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Pilot 2: CMA Pilot 1 Evaluation and Pilot 2 Preliminary Evaluation Studies -- Final Report

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Pilot 1

Building on the interaction between the FDA and Sponsor during product development, the CMA Pilot 2 program promotes early scientific exchange in a more structured manner by formalizing certain interactions between the FDA and sponsors beginning with completion of Phase I through NDA/BLA submission.

At the time of evaluation, only one of nine drugs in the Pilot had submitted an NDA application (marking the end of the Pilot 2 process), thereby preventing a meaningful evaluation of the costs and benefits of CMA Pilot 2 to the drug development process. The other eight products are still in early to mid-stages of development, with many products having only just completed the first task of developing an Agreement.  To the extent possible based on available data from both FDA sources and sponsors, the scope of this preliminary evaluation focused on:

  • Meeting effectiveness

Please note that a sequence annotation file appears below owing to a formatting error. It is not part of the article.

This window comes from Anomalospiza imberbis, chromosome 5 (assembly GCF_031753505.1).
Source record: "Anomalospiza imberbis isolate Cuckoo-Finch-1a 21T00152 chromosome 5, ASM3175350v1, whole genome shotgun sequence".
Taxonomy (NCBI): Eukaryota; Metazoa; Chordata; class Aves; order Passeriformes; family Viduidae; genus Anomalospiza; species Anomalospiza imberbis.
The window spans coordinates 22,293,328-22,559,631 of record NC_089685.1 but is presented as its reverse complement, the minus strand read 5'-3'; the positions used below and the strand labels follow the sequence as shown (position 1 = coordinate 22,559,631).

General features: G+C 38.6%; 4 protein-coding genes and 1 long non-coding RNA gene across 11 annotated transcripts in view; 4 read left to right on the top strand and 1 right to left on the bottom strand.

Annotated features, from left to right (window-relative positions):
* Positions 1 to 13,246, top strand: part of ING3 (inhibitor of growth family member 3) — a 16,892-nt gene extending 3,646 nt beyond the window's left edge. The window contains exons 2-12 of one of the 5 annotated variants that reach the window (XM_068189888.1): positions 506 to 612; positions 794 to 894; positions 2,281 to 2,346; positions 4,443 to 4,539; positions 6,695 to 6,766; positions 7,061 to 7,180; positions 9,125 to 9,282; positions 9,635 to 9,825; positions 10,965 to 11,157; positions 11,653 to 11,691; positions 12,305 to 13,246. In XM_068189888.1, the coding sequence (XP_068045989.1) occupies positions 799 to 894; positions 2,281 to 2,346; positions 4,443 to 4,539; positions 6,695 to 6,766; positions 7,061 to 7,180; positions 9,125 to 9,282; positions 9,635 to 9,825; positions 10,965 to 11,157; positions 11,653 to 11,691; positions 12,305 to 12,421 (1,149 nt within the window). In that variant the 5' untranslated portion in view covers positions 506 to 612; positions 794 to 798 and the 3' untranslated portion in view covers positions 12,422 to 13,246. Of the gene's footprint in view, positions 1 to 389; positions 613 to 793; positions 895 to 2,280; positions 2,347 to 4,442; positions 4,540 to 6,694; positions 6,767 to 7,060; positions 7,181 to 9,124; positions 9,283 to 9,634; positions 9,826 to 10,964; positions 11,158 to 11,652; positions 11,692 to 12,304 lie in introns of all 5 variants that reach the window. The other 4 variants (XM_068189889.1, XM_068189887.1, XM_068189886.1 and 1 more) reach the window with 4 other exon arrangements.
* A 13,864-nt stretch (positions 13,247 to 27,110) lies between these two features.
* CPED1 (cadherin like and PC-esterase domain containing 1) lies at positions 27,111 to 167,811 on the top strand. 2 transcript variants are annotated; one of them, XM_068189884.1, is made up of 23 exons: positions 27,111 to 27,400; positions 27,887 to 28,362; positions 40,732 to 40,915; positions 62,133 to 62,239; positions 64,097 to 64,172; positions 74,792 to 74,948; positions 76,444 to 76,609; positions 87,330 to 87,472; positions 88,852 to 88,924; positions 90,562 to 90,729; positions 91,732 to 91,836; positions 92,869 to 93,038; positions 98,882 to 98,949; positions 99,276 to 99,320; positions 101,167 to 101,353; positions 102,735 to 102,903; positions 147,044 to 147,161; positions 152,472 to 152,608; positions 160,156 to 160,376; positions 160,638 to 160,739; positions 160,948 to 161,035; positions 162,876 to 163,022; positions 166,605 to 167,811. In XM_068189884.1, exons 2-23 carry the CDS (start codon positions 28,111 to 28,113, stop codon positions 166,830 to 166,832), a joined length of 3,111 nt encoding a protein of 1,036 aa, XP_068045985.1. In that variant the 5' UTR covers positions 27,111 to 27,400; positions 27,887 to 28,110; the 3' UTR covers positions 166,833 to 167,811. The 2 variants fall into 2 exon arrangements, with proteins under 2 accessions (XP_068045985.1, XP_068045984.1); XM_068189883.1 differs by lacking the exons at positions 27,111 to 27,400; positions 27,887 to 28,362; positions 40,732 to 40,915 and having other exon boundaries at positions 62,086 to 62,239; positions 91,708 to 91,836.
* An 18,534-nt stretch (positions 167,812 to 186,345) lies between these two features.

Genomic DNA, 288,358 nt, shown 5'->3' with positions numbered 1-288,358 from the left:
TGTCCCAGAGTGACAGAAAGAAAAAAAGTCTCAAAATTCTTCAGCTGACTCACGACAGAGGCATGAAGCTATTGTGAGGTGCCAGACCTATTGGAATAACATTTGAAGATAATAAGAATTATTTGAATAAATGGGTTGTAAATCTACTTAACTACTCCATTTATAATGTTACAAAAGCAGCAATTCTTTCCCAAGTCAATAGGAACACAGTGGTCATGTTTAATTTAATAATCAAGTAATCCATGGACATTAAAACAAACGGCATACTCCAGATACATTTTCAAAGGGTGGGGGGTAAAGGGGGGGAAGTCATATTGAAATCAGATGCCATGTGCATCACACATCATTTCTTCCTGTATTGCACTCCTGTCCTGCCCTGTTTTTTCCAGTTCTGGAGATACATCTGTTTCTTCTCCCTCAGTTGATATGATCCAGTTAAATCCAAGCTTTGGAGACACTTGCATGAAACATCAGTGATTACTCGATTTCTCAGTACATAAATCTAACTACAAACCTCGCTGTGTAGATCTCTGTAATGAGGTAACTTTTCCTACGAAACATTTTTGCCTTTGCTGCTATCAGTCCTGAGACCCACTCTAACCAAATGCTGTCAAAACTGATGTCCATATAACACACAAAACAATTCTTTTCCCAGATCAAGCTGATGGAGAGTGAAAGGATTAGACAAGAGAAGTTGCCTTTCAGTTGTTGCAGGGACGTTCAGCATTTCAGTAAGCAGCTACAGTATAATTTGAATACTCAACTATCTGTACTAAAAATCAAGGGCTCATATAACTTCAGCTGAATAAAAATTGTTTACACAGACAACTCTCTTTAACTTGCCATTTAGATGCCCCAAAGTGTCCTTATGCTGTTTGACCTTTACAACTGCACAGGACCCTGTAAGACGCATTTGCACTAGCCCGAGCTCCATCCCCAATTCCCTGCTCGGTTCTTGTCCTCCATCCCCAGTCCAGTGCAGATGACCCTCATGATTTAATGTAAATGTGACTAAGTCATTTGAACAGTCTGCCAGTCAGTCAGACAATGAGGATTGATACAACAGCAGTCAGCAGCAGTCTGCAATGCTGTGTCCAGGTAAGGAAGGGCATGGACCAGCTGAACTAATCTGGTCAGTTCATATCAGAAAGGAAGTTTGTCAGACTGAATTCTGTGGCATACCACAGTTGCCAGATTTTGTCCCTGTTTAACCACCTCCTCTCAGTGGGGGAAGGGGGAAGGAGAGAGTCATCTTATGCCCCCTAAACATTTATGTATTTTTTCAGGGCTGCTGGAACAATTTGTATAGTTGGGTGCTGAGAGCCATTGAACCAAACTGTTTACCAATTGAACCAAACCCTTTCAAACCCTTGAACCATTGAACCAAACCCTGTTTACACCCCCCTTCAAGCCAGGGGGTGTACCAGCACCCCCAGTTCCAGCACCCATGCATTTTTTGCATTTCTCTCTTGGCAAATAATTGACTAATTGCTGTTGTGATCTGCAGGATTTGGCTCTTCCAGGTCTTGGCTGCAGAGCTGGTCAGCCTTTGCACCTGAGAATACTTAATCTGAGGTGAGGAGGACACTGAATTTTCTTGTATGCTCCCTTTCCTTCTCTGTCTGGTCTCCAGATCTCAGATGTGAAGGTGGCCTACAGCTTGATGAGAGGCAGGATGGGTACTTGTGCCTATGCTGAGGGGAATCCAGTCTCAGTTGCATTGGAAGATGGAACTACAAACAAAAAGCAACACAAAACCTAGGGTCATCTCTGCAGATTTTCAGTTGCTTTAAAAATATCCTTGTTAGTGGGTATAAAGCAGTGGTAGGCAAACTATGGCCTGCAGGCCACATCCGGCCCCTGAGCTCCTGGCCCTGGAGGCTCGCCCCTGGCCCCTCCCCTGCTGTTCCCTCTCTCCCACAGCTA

• The influence of structured meetings on PDUFA goals
  • Expected incremental costs
  • Motivation of Sponsors to participate

Although it is too early to draw unequivocal conclusions, this evaluation highlights trends and significant observations that may provide guidance on the program effort and possible improvements to the Pilot 2 program.  In order to fully assess the program's benefits and costs, continued monitoring and evaluation is necessary as products complete development and regulatory review.

This section addresses the Pilot 2 observations of FDA and sponsors, and is organized by the following subsections:

  • Program Implementation
  • Potential Effort/Benefits
  • Summary/Takeaways


 5.1           Program Implementation